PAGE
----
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A woman swung a bat in Yankee Stadium 10 feet away from a man shopping for a new furniture set, while another person explored the debris of a disaster site. These demonstrations were a part of “Explore the Emerging Worlds of Augmented and Virtual Reality,” an event sponsored by the Harvard Innovation Lab during the second annual HUBweek.
The public event offered 1,200 registrants the opportunity to hear from industry representatives and try out new virtual and augmented reality technology, according to i-lab managing director Jodi Goldstein. A series of 20-minute long “Deep Dive” discussions touched on applications in a range of disciplines, such as education and surgery.
Virtual reality platforms have become more widespread because they have become cheaper to develop according to event speaker Rus Gant, director of the Harvard Visualization Research and Teaching Laboratory.
“The actual technology has not changed,” he said. “Instead of being 10, 20, or 30 thousand dollars, you can build one of these for 20 or 30 dollars. If you attached [headsets] to video games… you have a business.”
Goldstein said she hoped the event would showcase Harvard’s potential for the virtual reality industry.
“Harvard and Boston are poised to be leaders in this industry,” she said. “Our goal with this event is to bring together people who are interested with thought leaders in the industry to inspire, educate, and to also start collaborations.”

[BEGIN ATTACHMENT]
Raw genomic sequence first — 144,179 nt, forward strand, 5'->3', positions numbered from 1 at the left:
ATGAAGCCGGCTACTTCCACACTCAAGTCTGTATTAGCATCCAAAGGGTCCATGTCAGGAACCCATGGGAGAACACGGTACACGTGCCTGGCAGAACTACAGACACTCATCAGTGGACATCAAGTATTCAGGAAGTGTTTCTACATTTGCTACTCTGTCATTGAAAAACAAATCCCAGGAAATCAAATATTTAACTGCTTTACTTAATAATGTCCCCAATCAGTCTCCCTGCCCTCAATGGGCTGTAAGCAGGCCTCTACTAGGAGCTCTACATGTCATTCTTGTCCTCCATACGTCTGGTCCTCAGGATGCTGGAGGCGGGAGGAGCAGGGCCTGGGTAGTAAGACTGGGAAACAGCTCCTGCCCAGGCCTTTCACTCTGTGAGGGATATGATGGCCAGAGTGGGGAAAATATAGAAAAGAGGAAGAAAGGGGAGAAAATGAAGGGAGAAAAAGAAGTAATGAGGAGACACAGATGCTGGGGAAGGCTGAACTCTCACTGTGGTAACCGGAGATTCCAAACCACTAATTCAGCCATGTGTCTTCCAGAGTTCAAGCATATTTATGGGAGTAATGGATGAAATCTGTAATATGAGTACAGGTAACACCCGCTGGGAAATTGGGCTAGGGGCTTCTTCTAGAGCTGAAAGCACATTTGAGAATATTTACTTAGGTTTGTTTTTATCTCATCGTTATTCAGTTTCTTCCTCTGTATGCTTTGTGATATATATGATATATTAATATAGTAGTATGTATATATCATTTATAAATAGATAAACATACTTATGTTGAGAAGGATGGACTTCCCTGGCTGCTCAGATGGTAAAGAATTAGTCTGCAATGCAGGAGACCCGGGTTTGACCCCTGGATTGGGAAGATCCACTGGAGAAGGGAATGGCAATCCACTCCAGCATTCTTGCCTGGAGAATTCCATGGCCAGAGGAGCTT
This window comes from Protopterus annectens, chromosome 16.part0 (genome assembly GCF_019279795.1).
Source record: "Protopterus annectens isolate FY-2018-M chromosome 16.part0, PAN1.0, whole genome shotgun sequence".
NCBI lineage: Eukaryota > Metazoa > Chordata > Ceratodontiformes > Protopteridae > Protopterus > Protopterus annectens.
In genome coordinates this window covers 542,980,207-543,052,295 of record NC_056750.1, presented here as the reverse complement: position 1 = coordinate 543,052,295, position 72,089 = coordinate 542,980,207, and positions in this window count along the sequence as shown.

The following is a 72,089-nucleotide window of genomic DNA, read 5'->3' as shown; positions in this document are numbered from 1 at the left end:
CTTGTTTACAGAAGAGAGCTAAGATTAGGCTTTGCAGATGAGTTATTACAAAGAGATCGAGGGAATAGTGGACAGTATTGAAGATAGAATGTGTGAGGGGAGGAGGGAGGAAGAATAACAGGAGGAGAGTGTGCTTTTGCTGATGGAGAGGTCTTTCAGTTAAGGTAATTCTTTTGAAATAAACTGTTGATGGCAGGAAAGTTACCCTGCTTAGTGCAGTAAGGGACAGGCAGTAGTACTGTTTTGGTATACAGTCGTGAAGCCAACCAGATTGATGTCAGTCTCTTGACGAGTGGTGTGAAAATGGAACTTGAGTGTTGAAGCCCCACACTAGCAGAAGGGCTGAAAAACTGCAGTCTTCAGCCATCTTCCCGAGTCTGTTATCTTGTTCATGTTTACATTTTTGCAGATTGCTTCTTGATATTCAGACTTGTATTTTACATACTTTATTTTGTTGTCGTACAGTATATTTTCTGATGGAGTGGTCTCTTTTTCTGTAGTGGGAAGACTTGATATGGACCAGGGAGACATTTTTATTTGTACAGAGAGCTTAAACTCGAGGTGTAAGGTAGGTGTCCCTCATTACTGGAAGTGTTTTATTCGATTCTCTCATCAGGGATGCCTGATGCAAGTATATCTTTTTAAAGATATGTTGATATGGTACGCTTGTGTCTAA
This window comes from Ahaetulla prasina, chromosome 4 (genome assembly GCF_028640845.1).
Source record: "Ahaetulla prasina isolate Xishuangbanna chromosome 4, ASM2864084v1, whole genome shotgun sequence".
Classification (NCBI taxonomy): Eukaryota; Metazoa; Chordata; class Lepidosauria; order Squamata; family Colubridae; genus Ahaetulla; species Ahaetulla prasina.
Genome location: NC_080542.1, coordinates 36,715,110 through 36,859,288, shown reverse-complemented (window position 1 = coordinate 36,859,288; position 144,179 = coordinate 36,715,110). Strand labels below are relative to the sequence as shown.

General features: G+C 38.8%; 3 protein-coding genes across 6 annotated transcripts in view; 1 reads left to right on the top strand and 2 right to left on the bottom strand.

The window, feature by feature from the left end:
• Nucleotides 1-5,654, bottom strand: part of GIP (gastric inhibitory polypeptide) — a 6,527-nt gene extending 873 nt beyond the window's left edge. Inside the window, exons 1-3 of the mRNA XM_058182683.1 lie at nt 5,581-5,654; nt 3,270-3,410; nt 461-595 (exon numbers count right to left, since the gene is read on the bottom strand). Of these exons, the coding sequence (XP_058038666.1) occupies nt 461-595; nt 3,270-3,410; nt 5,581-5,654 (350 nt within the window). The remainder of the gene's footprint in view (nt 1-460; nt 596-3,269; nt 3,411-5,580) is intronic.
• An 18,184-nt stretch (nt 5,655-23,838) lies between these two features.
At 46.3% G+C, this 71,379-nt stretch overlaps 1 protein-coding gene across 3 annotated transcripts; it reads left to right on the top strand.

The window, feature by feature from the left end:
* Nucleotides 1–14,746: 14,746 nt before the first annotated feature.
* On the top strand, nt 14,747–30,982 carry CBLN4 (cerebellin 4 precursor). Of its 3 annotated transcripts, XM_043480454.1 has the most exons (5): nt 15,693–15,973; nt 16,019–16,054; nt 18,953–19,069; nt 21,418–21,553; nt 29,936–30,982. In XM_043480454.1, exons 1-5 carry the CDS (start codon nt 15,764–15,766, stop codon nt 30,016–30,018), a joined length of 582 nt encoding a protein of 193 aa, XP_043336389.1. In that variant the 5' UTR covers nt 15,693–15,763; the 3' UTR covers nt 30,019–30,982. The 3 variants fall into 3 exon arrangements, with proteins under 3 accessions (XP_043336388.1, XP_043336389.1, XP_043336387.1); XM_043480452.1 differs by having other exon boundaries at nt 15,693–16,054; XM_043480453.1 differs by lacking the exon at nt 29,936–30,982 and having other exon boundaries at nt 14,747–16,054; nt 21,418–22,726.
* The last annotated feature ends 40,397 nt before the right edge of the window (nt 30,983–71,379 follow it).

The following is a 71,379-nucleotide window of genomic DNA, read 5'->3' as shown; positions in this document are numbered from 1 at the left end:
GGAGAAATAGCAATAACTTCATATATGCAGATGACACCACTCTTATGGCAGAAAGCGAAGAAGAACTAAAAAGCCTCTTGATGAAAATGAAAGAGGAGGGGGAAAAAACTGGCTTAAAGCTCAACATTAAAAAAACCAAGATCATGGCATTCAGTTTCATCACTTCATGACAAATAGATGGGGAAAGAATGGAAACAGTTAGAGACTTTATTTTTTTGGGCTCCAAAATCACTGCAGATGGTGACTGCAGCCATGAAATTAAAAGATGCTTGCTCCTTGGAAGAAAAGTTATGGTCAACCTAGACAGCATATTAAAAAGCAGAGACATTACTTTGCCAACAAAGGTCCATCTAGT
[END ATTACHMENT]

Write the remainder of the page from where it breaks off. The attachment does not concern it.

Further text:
She also said the i-Lab plan to work more with virtual reality technology going forward.
“We’re going to be opening up a lab here at the Harvard Innovation Lab to enable students to use the hardware and software platforms to ideate and create their own projects,” she said. “We want to more fully resource them in this area as we do in other areas as well.”
HUBweek, jointly founded by Harvard, MIT, the Boston Globe, Massachusetts General Hospital, is a week-long series of discussions, lectures, and workshops in collaboration with Harvard staff and faculty on topics ranging from music to medicine to engineering.
Misha Jamy, a masters student in computer science at MIT, said she attended the event for inspiration.
“Virtual reality seems like the next big thing and I want to be in on it,” she said. “The demos are cool, but the talks really inspire me to continue working in this field.”
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